Occasionally – albeit, too rarely – common sense seeps into the state Capitol, defying the strenuous efforts of self-serving interests to banish it.
One of those occasions was last August, when both legislative houses, without a single dissenting vote, passed Senate Bill 850, which – on a limited, pilot basis – grants some community college districts the authority to offer four-year bachelor’s degree programs.
His fellow legislators heeded Sen. Marty Block, D-San Diego, who argued that with demand for college-educated workers and applications for slots in the state’s universities outstripping supply, and with university costs soaring, it makes no sense to artificially restrict classes at low-cost community colleges.
“We’re in a different time now,” Block said of his third attempt to expand community college programs. “California is in a better position now to invest in closing our skills gap. It’s wishful thinking to believe we can meet the challenge of producing another 60,000 bachelor degrees a year without using community colleges, and the longer we delay in using them, the further behind we will fall.”
SB 850 put some limits on what should be a landmark shift in how college educations are offered in California – a shift that 21 other states have already made.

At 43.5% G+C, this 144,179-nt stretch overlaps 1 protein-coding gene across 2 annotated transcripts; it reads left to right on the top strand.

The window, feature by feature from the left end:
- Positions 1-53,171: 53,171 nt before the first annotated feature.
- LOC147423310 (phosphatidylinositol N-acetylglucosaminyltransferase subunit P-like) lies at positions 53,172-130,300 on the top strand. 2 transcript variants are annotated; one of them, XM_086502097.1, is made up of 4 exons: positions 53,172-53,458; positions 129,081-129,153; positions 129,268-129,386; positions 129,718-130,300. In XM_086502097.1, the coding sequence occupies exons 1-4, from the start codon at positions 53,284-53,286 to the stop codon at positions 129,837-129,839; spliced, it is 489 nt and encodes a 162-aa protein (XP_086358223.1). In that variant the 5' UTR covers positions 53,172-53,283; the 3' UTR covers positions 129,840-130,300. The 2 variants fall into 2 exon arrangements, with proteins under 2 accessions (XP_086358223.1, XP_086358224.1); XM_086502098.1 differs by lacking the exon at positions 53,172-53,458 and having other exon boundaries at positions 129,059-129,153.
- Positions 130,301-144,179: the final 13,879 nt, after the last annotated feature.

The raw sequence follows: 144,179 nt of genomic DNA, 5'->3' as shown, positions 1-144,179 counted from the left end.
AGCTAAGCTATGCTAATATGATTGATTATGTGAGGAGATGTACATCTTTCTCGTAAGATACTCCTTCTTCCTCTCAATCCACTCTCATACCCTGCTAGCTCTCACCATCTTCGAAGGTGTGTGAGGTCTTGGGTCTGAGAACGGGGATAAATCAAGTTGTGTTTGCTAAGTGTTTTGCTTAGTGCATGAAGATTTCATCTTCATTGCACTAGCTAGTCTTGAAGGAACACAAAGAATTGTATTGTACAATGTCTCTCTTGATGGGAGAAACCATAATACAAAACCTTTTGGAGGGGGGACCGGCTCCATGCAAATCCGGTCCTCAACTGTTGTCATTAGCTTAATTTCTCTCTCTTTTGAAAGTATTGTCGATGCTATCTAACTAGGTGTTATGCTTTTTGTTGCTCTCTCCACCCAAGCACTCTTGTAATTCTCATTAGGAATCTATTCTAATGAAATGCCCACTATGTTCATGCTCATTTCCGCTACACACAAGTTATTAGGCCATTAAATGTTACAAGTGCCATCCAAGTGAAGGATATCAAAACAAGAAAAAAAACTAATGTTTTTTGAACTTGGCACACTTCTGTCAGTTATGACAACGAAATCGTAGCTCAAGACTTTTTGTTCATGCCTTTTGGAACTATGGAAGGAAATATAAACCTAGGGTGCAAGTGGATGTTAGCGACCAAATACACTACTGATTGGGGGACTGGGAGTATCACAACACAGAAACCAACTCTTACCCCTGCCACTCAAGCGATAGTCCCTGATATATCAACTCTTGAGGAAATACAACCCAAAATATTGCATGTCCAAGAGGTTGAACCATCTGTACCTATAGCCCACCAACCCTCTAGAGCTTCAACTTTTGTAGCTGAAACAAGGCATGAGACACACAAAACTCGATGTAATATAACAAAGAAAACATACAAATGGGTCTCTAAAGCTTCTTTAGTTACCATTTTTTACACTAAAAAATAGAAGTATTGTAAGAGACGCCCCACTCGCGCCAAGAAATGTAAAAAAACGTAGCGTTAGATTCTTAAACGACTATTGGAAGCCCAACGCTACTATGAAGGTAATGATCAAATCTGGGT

Initially, only 15 community college districts are authorized to offer the baccalaureate programs and they will be restricted to fields – mostly vocational – that are not available at the state’s four-year universities, such as dental hygiene and advanced automotive technology.
Even with those limits, however, the response has been overwhelming with half of the state’s 72 community college districts submitting expressions of interest to the state community college chancellor’s office.
Chancellor Brice Harris called the submissions “heartening” and added, quite accurately, “They are pioneering a new mission … and opening up pathways for Californians who may not have had the chance to earn a four-year degree.”
It’s not a moment too early.
California is undergoing a massive demographic shift as its baby-boom generation heads into retirement from the workforce.
Potentially, we face a crippling shortage of workers for a technology-heavy economy, but the four-year schools are just about maxed out and their costs have been soaring.
Allowing community colleges to offer baccalaureate programs could respond to both problems, even if it breaches the pedagogic demarcation lines of the state’s half-century-old Master Plan for Higher Education.
But that means the plan is out of sync with 21st-century reality and needs a top-to-bottom overhaul. Former Gov. Pat Brown played a leading role in writing the plan, and his son, Gov. Jerry Brown, who signed SB 850, should take the lead in making it relevant again.
Call The Bee’s Dan Walters, (916) 321-1195. Back columns, sacbee.com/dan-walters. Follow him on Twitter @WaltersBee.